The EU referendum means that farmers face more questions than answers. Hannah Craig, the head of Harrison Drury’s farming and rural business team, investigates some of the key issues.
Key figures and organisations in the farming and rural economy are divided or ambivalent on the question of the UK’s continued membership of the EU.
The National Farmers Union has announced that the interests of farmers will be ‘best served’ by the UK remaining in the European Union – but the union has stopped short of actively campaigning for the ‘stay’ side and is not advising its members which way to vote.
Within Defra, pro-Brexit farming minister George Eustice says Britain’s EU membership could be replaced with a new partnership which includes a free trade agreement but with reduced regulations and red tape. Meanwhile, the Secretary of State for Environment, Food and Rural Affairs, Liz Truss, is a prominent ‘stay’ campaigner.
What does it mean for trade?
Supporters of the UK remaining part of the EU emphasise the advantages of the current free trade agreements in place, insisting farmers will continue to reap significant benefits.
However, the Vote Leave camp argues that a Brexit would put Britain in a position to negotiate new trade deals on better terms.
The Common Agricultural Policy (CAP)
The Common Agricultural Policy was set up in 1957 to provide financial support to farmers across Europe. It costs the EU around €58 billion each year.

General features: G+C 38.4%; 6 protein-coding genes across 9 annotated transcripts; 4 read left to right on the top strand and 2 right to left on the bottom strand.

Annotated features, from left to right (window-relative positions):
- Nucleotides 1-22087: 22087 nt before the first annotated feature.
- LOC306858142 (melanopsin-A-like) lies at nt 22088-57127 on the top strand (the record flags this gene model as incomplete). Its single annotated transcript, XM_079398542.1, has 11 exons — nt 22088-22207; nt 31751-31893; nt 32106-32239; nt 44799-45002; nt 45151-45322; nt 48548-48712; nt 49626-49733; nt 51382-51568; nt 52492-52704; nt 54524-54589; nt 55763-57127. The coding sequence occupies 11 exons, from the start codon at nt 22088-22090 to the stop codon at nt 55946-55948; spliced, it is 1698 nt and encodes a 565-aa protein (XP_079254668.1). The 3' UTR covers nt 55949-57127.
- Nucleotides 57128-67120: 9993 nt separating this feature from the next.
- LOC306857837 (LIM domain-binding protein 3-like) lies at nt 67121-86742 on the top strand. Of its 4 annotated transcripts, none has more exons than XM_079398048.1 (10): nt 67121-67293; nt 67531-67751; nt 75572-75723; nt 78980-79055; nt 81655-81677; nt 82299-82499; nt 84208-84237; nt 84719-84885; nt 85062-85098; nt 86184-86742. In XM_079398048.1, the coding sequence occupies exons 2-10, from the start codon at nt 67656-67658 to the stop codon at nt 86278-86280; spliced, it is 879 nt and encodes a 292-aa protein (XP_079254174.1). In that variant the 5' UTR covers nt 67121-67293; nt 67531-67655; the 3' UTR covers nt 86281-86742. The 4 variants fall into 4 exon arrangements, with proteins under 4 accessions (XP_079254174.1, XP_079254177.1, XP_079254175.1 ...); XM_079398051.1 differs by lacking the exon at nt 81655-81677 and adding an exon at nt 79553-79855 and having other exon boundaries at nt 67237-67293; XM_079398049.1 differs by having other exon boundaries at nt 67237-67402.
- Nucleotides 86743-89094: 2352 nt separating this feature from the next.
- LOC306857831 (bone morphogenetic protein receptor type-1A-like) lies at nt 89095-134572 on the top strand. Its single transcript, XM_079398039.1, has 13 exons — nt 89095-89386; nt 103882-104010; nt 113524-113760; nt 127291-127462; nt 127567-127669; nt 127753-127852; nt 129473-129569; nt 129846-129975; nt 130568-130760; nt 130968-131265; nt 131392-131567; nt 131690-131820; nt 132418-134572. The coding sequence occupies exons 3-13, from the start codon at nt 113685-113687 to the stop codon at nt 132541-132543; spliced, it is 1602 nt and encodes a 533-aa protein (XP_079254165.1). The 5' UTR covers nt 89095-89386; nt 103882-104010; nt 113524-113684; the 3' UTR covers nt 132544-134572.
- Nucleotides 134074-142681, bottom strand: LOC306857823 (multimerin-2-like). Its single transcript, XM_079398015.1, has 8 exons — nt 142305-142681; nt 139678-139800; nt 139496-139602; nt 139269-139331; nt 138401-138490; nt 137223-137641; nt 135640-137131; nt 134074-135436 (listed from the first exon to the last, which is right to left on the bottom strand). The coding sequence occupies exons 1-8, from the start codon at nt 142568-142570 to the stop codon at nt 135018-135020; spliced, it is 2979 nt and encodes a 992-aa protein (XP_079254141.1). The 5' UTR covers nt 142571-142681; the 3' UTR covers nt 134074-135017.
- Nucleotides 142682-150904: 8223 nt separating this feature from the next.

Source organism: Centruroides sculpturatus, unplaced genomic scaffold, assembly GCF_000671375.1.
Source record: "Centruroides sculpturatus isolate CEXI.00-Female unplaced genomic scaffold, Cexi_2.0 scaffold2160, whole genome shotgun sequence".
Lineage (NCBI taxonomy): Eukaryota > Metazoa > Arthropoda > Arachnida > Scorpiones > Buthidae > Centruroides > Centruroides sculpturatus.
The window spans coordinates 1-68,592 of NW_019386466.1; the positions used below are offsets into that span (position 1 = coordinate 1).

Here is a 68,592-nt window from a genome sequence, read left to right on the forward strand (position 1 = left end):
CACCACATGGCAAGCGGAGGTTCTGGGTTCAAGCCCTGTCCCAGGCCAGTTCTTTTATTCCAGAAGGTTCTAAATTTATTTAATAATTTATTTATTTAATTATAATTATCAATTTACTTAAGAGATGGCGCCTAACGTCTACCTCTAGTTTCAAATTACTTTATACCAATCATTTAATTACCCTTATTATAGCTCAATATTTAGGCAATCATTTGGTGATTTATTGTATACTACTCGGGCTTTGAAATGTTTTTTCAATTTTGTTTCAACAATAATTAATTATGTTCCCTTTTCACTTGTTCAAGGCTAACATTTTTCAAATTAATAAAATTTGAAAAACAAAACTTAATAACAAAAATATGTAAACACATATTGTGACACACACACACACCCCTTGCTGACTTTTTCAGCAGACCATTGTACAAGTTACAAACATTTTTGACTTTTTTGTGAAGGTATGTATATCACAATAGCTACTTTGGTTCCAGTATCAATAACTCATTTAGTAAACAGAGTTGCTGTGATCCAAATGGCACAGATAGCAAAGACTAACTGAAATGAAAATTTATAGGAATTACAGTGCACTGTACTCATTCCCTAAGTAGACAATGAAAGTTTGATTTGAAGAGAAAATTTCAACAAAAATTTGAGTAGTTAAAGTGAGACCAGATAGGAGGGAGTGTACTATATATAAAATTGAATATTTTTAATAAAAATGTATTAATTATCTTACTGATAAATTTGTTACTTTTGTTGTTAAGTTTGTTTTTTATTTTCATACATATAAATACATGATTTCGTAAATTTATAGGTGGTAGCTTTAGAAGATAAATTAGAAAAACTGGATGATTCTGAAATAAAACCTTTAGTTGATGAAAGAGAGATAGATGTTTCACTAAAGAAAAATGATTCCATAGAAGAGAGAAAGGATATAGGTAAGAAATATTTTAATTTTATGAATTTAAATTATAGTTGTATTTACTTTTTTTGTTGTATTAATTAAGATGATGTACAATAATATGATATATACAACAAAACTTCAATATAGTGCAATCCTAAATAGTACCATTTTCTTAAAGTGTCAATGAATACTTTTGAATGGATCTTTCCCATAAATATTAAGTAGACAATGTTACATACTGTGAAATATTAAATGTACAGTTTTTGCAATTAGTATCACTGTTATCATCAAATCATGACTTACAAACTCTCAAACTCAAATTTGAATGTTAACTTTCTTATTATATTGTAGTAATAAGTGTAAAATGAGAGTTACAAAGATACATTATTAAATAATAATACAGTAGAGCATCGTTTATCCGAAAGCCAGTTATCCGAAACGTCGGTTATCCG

The CAP has two sections: direct payments, also known as the Basic Payment Scheme (BPS), as well as general funding for the wider rural economy. In total, around 55 per cent of the UK’s income from farming derives from CAP support.
Brexit campaigners argue that the CAP system could be replaced with a similar system if the UK were to leave the EU, pointing to examples of such schemes in Norway and Switzerland.
Nonetheless, the NFU says it would be impossible to measure the impact of the UK being outside the EU because the future relationship with the EU would be unknown, as would the conditions farmers would have to operate under if there was a vote to leave.
Accessing agricultural labour
One of the fundamental principles of the EU is the free movement of people. This has caused a lot of controversy, with Brexit campaigners arguing that the UK is unable to adequately control migration while it remains in the EU.
However, many farming industries – such as soft fruit and horticultural businesses – rely on labour from the EU. This means their future viability would depend on the terms of any deal following a vote to leave. It may be the case that access to foreign labour would be limited if the Leave campaign prevailed.
Avoiding red tape
EU regulations affect farmers in many areas, including environmental, conservation and public health regulations. It is unclear whether – and to what extent – these regulations would still apply if the UK left the EU. As with trade, this would largely hinge on any subsequent negotiated deal.
Harrison Drury has a team of solicitors in Preston and throughout Lancashire who are specialists in the farming, food and rural business sector and frequently advise farmers, producers and other rural businesses. For more information, contact Hannah Craig on 01772 258321.